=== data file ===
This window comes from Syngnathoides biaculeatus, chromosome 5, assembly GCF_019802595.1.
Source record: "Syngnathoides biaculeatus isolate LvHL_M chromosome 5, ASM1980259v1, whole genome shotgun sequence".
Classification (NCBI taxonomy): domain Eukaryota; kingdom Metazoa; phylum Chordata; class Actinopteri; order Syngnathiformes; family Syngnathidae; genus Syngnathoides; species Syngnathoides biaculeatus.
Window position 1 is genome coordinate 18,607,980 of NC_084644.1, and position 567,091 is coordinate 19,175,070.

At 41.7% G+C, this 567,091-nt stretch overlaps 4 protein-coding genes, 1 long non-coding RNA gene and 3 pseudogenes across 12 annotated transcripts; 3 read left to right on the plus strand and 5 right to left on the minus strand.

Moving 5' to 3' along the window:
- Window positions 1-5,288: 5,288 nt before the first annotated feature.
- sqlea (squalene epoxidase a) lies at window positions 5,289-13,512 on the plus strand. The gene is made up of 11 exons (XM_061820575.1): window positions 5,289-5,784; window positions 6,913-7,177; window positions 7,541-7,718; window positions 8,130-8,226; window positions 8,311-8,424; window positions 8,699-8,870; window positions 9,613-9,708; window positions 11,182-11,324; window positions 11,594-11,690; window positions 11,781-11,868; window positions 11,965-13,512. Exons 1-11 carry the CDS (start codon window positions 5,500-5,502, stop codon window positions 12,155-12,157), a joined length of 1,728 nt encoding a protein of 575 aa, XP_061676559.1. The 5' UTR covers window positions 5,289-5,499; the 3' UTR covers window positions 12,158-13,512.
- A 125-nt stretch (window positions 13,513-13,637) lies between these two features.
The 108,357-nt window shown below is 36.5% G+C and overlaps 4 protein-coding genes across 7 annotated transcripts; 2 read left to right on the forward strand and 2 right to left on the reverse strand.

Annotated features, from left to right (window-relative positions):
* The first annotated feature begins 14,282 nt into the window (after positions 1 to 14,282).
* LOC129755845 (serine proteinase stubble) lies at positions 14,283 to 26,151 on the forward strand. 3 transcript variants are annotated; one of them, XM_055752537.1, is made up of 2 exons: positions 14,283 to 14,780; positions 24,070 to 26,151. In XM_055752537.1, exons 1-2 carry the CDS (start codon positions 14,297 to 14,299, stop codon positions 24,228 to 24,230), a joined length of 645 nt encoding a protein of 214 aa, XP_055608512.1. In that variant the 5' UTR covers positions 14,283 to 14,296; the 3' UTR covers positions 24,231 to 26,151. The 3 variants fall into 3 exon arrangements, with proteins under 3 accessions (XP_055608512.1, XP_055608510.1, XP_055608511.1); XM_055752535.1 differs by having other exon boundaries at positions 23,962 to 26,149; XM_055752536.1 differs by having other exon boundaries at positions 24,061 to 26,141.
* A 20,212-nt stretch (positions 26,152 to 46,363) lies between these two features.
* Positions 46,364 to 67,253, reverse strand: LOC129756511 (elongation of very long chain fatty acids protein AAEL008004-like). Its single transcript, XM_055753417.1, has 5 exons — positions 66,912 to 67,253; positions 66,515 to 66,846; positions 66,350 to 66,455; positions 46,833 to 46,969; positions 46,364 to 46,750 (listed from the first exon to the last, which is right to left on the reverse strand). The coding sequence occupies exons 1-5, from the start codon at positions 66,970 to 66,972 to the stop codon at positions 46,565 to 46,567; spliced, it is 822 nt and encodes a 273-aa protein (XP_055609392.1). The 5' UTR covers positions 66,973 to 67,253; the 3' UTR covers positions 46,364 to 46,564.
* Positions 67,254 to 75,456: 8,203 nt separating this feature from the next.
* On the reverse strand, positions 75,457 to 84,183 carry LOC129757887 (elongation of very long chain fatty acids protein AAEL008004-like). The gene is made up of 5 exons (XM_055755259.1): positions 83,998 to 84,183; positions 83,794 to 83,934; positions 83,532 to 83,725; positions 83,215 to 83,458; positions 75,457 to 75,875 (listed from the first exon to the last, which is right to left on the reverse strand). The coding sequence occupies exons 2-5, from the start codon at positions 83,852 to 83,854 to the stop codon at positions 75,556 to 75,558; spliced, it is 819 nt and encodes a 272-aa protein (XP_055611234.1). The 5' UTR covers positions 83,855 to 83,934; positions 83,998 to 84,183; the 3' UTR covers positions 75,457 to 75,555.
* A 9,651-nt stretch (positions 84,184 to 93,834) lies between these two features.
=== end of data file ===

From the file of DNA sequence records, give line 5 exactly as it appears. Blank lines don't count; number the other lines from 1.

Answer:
At 41.7% G+C, this 567,091-nt stretch overlaps 4 protein-coding genes, 1 long non-coding RNA gene and 3 pseudogenes across 12 annotated transcripts; 3 read left to right on the plus strand and 5 right to left on the minus strand.